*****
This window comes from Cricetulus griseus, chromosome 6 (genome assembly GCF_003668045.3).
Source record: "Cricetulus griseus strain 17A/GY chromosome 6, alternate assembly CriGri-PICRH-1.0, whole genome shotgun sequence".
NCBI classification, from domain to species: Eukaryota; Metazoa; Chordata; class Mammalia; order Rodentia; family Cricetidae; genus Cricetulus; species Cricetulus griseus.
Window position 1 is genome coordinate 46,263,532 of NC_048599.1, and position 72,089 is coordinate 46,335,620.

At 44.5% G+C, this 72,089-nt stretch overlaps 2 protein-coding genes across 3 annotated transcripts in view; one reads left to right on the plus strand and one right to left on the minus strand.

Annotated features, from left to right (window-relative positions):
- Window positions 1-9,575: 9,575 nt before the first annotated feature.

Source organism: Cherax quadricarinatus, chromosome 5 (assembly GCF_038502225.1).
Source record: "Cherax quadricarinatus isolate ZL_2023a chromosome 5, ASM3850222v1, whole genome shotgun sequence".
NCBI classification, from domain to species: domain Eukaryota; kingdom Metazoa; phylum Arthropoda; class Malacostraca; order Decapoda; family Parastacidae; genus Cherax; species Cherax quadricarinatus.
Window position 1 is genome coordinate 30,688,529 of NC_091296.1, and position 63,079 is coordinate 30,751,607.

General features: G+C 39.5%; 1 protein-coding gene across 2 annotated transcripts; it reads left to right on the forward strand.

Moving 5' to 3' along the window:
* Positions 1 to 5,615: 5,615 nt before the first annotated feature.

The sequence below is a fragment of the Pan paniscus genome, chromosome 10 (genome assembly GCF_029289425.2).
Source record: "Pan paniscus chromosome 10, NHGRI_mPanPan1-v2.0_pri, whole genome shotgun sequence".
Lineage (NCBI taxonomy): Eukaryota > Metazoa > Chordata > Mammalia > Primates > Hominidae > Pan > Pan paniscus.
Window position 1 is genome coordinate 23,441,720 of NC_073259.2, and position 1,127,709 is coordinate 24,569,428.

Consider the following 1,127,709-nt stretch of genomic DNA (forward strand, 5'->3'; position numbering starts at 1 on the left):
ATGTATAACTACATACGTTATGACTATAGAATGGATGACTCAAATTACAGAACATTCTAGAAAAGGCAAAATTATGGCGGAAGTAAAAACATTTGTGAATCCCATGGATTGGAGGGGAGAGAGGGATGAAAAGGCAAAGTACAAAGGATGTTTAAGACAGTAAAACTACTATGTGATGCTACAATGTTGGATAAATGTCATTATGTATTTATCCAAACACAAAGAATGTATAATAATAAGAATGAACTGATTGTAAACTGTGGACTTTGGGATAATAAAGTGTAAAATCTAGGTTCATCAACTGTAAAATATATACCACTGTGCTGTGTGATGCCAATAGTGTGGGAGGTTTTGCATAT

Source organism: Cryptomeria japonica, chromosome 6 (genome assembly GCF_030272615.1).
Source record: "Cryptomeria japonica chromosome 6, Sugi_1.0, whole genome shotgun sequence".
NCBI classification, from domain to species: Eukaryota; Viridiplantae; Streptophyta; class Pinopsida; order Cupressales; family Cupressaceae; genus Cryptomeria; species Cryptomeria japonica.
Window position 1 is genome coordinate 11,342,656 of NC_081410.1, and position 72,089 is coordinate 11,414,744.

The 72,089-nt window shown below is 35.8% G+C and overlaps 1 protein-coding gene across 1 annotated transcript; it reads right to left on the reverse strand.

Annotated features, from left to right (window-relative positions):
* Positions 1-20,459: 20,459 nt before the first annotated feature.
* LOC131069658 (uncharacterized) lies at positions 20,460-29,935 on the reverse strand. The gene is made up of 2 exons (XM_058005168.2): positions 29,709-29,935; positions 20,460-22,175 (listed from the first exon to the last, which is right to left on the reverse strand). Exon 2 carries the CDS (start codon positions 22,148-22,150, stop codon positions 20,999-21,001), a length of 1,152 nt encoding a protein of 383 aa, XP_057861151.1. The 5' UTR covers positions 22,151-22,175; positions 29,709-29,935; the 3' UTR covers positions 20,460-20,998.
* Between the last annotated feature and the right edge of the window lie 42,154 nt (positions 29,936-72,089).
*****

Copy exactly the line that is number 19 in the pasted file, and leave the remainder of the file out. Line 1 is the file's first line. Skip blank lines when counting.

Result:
Consider the following 1,127,709-nt stretch of genomic DNA (forward strand, 5'->3'; position numbering starts at 1 on the left):